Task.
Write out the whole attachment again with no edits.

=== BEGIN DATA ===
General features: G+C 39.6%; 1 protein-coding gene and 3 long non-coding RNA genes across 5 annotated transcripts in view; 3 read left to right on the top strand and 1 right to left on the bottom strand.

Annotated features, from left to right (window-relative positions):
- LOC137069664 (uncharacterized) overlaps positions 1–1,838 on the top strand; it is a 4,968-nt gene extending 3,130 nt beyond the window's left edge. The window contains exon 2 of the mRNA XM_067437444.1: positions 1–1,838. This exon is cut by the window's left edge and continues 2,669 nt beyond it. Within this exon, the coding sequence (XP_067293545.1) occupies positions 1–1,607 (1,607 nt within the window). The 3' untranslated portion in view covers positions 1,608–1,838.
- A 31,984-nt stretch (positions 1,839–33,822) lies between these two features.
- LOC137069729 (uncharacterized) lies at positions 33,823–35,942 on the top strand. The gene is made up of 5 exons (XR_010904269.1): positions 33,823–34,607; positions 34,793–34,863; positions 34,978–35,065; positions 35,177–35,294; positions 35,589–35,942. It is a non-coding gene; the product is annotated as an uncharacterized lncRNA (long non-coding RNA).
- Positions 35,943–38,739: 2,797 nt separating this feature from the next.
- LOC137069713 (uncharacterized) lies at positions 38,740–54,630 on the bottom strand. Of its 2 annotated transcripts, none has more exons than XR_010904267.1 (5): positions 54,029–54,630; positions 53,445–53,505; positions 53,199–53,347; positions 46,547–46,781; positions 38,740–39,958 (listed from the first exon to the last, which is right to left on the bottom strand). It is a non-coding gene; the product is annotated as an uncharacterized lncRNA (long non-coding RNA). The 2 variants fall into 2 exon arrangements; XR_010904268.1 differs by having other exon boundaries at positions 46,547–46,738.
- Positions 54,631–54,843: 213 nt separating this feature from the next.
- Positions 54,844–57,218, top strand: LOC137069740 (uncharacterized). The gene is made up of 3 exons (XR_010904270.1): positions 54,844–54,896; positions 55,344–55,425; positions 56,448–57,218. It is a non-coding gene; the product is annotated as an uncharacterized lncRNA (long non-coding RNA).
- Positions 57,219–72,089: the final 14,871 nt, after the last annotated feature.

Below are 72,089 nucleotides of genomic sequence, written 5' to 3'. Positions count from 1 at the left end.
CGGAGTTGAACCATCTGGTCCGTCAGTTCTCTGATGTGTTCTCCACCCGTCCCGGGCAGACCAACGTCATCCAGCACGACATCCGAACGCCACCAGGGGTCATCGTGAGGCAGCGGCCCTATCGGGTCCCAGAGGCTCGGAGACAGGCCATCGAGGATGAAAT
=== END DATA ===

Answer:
General features: G+C 39.6%; 1 protein-coding gene and 3 long non-coding RNA genes across 5 annotated transcripts in view; 3 read left to right on the top strand and 1 right to left on the bottom strand.

Annotated features, from left to right (window-relative positions):
- LOC137069664 (uncharacterized) overlaps positions 1–1,838 on the top strand; it is a 4,968-nt gene extending 3,130 nt beyond the window's left edge. The window contains exon 2 of the mRNA XM_067437444.1: positions 1–1,838. This exon is cut by the window's left edge and continues 2,669 nt beyond it. Within this exon, the coding sequence (XP_067293545.1) occupies positions 1–1,607 (1,607 nt within the window). The 3' untranslated portion in view covers positions 1,608–1,838.
- A 31,984-nt stretch (positions 1,839–33,822) lies between these two features.
- LOC137069729 (uncharacterized) lies at positions 33,823–35,942 on the top strand. The gene is made up of 5 exons (XR_010904269.1): positions 33,823–34,607; positions 34,793–34,863; positions 34,978–35,065; positions 35,177–35,294; positions 35,589–35,942. It is a non-coding gene; the product is annotated as an uncharacterized lncRNA (long non-coding RNA).
- Positions 35,943–38,739: 2,797 nt separating this feature from the next.
- LOC137069713 (uncharacterized) lies at positions 38,740–54,630 on the bottom strand. Of its 2 annotated transcripts, none has more exons than XR_010904267.1 (5): positions 54,029–54,630; positions 53,445–53,505; positions 53,199–53,347; positions 46,547–46,781; positions 38,740–39,958 (listed from the first exon to the last, which is right to left on the bottom strand). It is a non-coding gene; the product is annotated as an uncharacterized lncRNA (long non-coding RNA). The 2 variants fall into 2 exon arrangements; XR_010904268.1 differs by having other exon boundaries at positions 46,547–46,738.
- Positions 54,631–54,843: 213 nt separating this feature from the next.
- Positions 54,844–57,218, top strand: LOC137069740 (uncharacterized). The gene is made up of 3 exons (XR_010904270.1): positions 54,844–54,896; positions 55,344–55,425; positions 56,448–57,218. It is a non-coding gene; the product is annotated as an uncharacterized lncRNA (long non-coding RNA).
- Positions 57,219–72,089: the final 14,871 nt, after the last annotated feature.

Below are 72,089 nucleotides of genomic sequence, written 5' to 3'. Positions count from 1 at the left end.
CGGAGTTGAACCATCTGGTCCGTCAGTTCTCTGATGTGTTCTCCACCCGTCCCGGGCAGACCAACGTCATCCAGCACGACATCCGAACGCCACCAGGGGTCATCGTGAGGCAGCGGCCCTATCGGGTCCCAGAGGCTCGGAGACAGGCCATCGAGGATGAAAT